Republic Day

Republic Day honors the date on which the Constitution of India came into effect on 26 January 1950 replacing the Government of India Act (1935) as the governing document of India.[1] The Constitution was adopted by the Indian Constituent Assembly on 26 November 1949, and came into effect on 26 January 1950 with a democratic government system, completing the country's transition towards becoming an independent republic. 26 January was chosen as the Republic day because it was on this day in 1930 when Declaration of Indian Independence (Purna Swaraj) was proclaimed by the Indian National Congress as opposed to the Dominion status offered by British Regime. It is one of three national holidays in India, the other two being Independence Day and Gandhi Jayanti.
The Lohri

Lohri (Gurmukhi: ਲੋਹੜੀ, Devanagari: लोहड़ी, Shahmukhi: لوہڑی) is a popular Punjabi folk festival, celebrated by people from the Punjab region of South Asia The origins of Lohri are many and link the festival to Punjab region. Many people believe the festival commemorates the passing of the winter solstice. The belief is that Lohri represents the longest night before winter solstice as Lohri was originally celebrated on the night before winter solstice followed by the shortest day of the year which is observed on Maghi. About sixteen centuries ago, these festivals were actually observed at the point of winter solstice which now generally occurs around 21, 22 or 23 December.
Pongal

Pongal is a major celebration in India and people celebrate it for about four days. The first day is called Bhogi. Many people burn and get rid of old household items and purchase new household items on this day. This marks the start of a new cycle. The second day is Perum, also known as Surya Pongal, and is the most important day of Pongal. Many people worship the sun god, Lord Surya by offering prayers on this day. Many people also wear new clothes and women decorate houses with Kolam (designs) using rice flour and red clay. Mattu Pongal is the third day and includes worshipping cattle because it is believed that cattle help give a good harvest. The fourth day is called Kanum Pongal, which is when many people go on picnic and spend time with families and friends. The Pongal festival also includes exchanging gifts, dancing, and bull taming contests.
Makar Sakranti

Makar Sankranti (also known as Makara Sankranti), according to the Hindu calendar, marks the transition of the sun into the zodiacal sign of Makara (Capricorn) on its celestial path, which is the first change in the zodiac after the winter solstice.[3] The festival is celebrated in various parts of the Indian subcontinent to observe the day which marks the shift of the sun into ever-lengthening days. The festival is a seasonal observance as well as a religious celebration. Makara Sankranti is a solar event making it one of the few Hindu festivals which fall on the same date in local calendars every year: 14 January, with some exceptions when the festival is celebrated on 15 January. Although the festival has been celebrated on January 14 for the last 100 years, it will from 2019 be marked on January 15 or January 16, except in 2021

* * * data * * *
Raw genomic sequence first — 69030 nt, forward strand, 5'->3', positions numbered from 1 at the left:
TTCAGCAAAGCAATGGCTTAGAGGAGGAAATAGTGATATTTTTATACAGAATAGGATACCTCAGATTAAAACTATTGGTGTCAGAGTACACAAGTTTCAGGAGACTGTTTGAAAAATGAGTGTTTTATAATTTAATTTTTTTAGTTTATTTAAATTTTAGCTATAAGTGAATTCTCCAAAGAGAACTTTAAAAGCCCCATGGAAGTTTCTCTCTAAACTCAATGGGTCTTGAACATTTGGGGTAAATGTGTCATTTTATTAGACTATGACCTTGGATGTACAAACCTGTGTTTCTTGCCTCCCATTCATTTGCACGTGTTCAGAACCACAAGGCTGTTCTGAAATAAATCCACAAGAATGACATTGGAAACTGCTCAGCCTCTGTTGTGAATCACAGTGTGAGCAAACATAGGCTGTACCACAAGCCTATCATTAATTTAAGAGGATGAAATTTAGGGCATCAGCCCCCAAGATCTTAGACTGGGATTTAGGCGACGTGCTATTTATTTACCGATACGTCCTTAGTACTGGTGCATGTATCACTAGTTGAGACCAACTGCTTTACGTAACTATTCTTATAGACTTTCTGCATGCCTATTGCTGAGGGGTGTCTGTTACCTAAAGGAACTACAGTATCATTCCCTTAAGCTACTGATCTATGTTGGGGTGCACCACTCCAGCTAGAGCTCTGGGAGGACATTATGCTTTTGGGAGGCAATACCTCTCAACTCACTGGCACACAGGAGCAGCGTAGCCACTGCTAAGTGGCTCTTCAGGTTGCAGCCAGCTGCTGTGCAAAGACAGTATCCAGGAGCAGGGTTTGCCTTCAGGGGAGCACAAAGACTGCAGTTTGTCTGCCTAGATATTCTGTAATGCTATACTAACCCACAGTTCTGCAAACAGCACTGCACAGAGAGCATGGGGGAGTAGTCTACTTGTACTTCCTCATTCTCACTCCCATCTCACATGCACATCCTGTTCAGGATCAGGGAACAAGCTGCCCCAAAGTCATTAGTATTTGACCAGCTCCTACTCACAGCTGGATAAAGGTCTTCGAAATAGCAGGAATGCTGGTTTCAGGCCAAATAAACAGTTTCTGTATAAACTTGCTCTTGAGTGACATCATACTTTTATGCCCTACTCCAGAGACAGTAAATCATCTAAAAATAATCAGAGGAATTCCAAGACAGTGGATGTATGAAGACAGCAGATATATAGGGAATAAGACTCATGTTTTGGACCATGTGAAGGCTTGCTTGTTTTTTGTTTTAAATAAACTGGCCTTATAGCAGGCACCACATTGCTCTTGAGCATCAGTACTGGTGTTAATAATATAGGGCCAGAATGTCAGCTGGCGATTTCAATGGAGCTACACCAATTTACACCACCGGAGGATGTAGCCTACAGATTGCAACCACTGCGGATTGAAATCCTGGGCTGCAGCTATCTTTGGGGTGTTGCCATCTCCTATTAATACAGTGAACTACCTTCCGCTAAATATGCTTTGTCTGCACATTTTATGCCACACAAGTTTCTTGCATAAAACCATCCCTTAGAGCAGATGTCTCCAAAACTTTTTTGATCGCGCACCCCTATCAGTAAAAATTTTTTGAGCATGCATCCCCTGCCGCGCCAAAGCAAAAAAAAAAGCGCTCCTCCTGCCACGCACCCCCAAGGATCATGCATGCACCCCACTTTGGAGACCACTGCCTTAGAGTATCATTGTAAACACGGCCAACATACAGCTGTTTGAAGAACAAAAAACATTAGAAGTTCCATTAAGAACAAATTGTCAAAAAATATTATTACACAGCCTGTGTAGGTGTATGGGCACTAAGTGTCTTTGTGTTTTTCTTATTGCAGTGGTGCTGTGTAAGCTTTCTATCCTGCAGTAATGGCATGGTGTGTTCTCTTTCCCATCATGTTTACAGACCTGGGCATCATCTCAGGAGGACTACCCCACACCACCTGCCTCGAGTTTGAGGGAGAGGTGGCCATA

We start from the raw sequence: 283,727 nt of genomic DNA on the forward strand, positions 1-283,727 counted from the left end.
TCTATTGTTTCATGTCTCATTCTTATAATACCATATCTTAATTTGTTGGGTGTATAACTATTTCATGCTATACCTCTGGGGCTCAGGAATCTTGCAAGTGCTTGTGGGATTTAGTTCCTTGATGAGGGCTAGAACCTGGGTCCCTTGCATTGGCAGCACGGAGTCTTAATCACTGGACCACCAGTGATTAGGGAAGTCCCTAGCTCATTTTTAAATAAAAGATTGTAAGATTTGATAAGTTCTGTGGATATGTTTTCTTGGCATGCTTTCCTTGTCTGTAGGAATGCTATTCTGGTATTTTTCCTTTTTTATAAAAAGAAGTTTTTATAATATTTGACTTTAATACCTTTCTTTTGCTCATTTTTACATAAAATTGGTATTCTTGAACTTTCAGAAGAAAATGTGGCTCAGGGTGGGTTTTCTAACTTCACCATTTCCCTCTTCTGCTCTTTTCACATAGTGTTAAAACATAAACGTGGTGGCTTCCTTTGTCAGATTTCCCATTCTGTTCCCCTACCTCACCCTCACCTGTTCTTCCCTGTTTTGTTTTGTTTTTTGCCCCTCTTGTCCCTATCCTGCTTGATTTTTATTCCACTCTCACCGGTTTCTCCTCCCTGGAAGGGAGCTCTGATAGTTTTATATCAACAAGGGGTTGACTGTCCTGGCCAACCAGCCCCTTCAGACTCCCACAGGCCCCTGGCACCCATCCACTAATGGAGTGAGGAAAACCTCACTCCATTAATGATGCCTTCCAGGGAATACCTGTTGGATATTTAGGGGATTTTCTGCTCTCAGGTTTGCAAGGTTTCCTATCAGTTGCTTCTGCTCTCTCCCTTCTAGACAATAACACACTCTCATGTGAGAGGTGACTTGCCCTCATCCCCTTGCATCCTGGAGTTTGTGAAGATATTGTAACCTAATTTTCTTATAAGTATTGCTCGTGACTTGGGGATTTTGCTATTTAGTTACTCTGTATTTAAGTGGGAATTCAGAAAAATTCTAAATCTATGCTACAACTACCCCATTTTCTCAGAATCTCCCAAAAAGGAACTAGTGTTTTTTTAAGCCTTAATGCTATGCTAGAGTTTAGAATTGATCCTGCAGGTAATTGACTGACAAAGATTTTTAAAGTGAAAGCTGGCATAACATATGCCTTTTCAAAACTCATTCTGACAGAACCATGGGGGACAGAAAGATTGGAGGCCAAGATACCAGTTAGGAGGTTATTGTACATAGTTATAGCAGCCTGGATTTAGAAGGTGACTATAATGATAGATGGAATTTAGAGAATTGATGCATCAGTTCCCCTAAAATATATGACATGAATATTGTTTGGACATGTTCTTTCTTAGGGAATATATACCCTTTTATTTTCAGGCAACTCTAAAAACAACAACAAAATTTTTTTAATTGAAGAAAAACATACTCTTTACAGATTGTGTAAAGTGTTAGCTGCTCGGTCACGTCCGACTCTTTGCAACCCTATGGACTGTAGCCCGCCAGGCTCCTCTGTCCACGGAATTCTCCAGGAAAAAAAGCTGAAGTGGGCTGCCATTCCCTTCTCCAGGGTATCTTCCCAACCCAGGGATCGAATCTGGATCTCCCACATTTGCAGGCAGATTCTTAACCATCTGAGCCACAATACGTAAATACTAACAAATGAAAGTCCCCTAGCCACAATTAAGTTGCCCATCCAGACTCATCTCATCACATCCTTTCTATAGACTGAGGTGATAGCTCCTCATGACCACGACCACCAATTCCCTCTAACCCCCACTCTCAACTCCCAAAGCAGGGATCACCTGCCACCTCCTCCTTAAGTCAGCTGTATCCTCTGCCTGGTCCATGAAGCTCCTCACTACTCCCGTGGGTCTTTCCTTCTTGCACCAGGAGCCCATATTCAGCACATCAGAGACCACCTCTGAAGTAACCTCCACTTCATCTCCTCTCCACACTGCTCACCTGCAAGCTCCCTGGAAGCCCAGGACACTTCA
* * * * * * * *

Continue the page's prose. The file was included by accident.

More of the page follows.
Vasant Panchami

Vasant Panchami (also called Basant Panchami) or Nepal Vidya Bariti refers to the following festivals: the religious Hindu festival of Saraswati Puja also called Shree Panchami; Sufi Basant observed in Sufi shrines; the seasonal spring festival of Vasant Panchami observed throughout Nepal and many regions of India ; the Basant Festival of Kites of the Punjab region; observance in Gurdwaras as a Sikh festival; the birthday of the Deo-Sun God in Bihar and a harvest festival. The festivals are celebrated on the fifth day of Magha month of Bikram Sambat.
Holi

Holi is an ancient Hindu religious festival which has become popular with non-Hindus in many parts of South Asia, as well as people of other communities outside Asia. It is celebrated at the approach of the vernal equinox, on the Phalguna Purnima (Full Moon). The festival date, which is determined by the Hindu calendar, varies from year to year on the Gregorian calendar, typically coming in March, sometimes in February. It is primarily observed in India, Nepal, and other regions of the world with significant populations of Hindus or people of Indian origin and Nepalese diaspora. In recent years the festival has spread to parts of Europe and North America as a spring celebration of love, frolic, and colours.
©16th Congress of the Asian Association of Endocrine Surgeons (AsAES 2018). All rights reserved. 
Tel. +91-522-2668777 Fax. +91-522-2668777 E-mail : info@asaes2018.org
Sanjay Gandhi PG Inst. of Medical Sciences Lucknow, India